At this there was commotion among the Indians. A hurried consultation took place, with indrawing of canoes under the flambeaux, waving arms, and angry gestures.
“Then, M’sieu,—we come,—make way!” It was DesCaut, important and ugly.
“No, ye don’t, me lad. Shwing back The Little Devil, bhoys!”
The leader’s canoe shifted sidewise and another craft, heavy, lumbersome, and vastly bigger than the light boats of the rest poked its nose into its place,—and that nose was brass and round with a gaping maw,—a small cannon, scarcely big enough for the name, but a roaring braggart for all that.
“Belch, me darlin’, if ye have th’ belly-ache!” cried this tall man, and, without more warning, there was a tremendous flash and detonation, a mighty flying of the clear waters just under the bows of the foremost canoes of the Indians.
There was hiss and sputter of the torches, an upward leap of canoe and savage, capsize and panic and fear, and the night screamed with many voices.
“Formation again, lads!” called the sturdy voice of the leader. “We do be wastin’ time wid these haythen!”
The canoe rounded, passed up between the others, which closed in behind, and the cannon-boat lumbered into place in the rear.
As he passed the strangers in their midst the tall man looked hard at Maren, the five men, and leaned out a bit to see what lay in the bottom.
“A close shave!” he said; “kape close in the middle an’ shpake me at camp in the marnin’.”
The mass of dark objects, drawing out of the light, moved forward and, with a rush of intuition, the girl knew that all danger was past and that safety hovered over them like the luminous wings of an angel.
“Holy Master!” she cried within, “Thou didst answer my prayer,—but at what cost! Oh, Lord of Heaven, what cost!”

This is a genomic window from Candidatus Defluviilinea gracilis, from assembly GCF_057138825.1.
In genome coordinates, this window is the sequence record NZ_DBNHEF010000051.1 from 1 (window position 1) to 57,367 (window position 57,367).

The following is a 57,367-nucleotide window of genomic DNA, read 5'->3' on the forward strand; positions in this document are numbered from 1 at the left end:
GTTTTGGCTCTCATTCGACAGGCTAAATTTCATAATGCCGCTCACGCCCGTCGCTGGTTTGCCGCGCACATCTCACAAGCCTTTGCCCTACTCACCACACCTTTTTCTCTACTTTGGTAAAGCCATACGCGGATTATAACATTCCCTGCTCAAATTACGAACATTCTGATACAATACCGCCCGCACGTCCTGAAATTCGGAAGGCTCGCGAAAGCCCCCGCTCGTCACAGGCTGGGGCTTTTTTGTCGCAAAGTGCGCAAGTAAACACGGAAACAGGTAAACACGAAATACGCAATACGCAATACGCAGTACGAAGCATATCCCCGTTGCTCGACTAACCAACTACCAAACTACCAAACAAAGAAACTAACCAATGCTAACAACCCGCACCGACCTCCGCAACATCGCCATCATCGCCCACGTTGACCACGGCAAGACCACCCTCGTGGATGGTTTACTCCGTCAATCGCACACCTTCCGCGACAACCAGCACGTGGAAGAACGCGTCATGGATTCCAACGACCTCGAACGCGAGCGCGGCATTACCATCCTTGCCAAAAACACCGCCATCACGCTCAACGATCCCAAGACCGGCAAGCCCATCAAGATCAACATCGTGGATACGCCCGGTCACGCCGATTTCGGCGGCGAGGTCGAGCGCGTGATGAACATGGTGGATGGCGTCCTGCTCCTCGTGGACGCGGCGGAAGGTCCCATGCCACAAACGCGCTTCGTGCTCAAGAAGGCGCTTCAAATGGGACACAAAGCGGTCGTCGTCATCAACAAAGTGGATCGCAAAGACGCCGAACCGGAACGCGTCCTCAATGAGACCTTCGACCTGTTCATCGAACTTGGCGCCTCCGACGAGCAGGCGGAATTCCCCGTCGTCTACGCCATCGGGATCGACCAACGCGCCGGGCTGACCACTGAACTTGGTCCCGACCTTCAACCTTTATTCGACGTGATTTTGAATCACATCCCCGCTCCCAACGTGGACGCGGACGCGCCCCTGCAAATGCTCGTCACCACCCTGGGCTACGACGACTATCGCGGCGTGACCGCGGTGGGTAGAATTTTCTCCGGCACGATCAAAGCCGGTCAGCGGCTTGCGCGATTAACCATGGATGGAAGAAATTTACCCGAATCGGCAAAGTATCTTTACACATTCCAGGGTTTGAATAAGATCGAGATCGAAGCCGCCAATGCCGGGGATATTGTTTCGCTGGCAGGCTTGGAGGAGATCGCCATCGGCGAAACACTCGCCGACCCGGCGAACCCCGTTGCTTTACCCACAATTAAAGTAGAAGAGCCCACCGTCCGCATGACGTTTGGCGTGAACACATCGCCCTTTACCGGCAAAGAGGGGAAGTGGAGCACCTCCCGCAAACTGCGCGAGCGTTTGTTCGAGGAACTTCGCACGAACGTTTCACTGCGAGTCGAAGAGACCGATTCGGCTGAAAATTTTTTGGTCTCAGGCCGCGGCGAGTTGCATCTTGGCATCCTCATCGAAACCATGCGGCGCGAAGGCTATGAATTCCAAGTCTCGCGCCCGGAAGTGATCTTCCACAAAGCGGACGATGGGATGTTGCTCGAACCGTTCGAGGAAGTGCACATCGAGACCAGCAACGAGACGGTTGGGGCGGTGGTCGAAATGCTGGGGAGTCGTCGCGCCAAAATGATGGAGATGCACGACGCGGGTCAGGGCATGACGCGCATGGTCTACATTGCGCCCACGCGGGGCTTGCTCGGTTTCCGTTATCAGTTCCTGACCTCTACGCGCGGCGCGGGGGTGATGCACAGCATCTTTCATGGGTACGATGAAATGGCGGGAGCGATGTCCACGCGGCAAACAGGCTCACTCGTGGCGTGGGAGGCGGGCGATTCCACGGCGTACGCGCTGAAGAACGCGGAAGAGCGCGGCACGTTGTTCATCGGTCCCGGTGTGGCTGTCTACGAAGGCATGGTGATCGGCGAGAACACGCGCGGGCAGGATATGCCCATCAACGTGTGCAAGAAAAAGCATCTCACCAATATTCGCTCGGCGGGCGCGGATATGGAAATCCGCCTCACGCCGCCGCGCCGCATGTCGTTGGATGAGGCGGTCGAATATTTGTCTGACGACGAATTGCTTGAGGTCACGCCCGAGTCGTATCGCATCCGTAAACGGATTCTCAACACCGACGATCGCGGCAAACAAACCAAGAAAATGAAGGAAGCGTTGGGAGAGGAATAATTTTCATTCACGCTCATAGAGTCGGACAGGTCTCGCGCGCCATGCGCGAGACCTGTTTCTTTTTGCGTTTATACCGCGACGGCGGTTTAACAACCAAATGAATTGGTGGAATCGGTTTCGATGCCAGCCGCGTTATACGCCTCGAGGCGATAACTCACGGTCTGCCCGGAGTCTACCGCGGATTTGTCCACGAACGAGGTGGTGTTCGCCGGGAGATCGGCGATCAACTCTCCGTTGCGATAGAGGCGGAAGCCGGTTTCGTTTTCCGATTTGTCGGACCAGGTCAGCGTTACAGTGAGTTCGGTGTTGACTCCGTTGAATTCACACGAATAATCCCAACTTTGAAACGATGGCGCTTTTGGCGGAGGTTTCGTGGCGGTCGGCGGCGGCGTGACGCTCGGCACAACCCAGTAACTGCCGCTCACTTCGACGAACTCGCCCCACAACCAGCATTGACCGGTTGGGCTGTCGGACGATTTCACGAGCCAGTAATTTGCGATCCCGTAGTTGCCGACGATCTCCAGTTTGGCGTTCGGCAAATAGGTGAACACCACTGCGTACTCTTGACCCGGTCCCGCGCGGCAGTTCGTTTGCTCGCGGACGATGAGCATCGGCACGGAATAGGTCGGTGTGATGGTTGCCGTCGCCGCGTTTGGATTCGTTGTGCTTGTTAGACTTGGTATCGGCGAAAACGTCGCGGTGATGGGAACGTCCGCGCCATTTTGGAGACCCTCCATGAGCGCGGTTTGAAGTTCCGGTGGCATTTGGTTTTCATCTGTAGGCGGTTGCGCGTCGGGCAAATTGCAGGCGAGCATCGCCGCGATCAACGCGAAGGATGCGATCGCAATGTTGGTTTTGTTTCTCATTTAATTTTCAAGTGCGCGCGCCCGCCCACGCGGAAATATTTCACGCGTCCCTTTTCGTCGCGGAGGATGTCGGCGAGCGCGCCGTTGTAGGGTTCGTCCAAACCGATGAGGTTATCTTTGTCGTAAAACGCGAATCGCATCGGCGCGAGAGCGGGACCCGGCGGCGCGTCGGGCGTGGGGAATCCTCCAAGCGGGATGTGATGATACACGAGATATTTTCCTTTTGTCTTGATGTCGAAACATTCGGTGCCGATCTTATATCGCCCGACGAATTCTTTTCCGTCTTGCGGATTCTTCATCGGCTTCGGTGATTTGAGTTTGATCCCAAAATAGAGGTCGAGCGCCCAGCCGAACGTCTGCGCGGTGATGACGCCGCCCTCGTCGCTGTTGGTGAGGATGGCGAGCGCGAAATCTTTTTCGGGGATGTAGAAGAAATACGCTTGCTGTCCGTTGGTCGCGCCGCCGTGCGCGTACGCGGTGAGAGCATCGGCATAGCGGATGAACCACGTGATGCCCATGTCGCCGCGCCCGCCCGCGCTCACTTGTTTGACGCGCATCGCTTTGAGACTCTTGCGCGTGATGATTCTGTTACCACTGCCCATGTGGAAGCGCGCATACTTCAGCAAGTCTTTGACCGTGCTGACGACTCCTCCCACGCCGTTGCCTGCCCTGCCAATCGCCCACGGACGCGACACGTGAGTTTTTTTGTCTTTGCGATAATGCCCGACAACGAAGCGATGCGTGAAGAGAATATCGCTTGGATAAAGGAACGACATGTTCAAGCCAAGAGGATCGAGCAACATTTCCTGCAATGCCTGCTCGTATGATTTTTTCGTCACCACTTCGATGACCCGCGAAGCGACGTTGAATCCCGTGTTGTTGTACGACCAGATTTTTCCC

Then she dropped her blade and, under cover of the darkness, sat back upon her heels, covered her face with her hands, and wept.
In the silence that had fallen deep again, save for the lessening tumult behind, her weeping sounded to the outermost canoe low and awful, hard and terrible as the weeping of a man.
She did not even feel if the breath was still in McElroy.
Friendship was taking its toll of love.
“’Twas yer leader I meant, lassie, should rayport to me. Is it he I saw yez rollin’ out like a bag o’ beans?”
“Nay, M’sieu,” said Maren Le Moyne, standing before the tall man in the flush of dawn at the morning camp, her eyes red-rimmed and the curling corners of her mouth drooped and sad; “what poor leader there is among us has been myself.”
All along the river bank were little fires, their blue smoke curling up to the blue sky above, the bustle and fuss of preparation for the morning meal. At one place in the centre of camp two women, their appearance that of great fatigue, were languidly directing the work of a couple of Indians. An abundance of truck was everywhere—utensils for cooking, clothing, and blankets out of all reason to one used to the trail.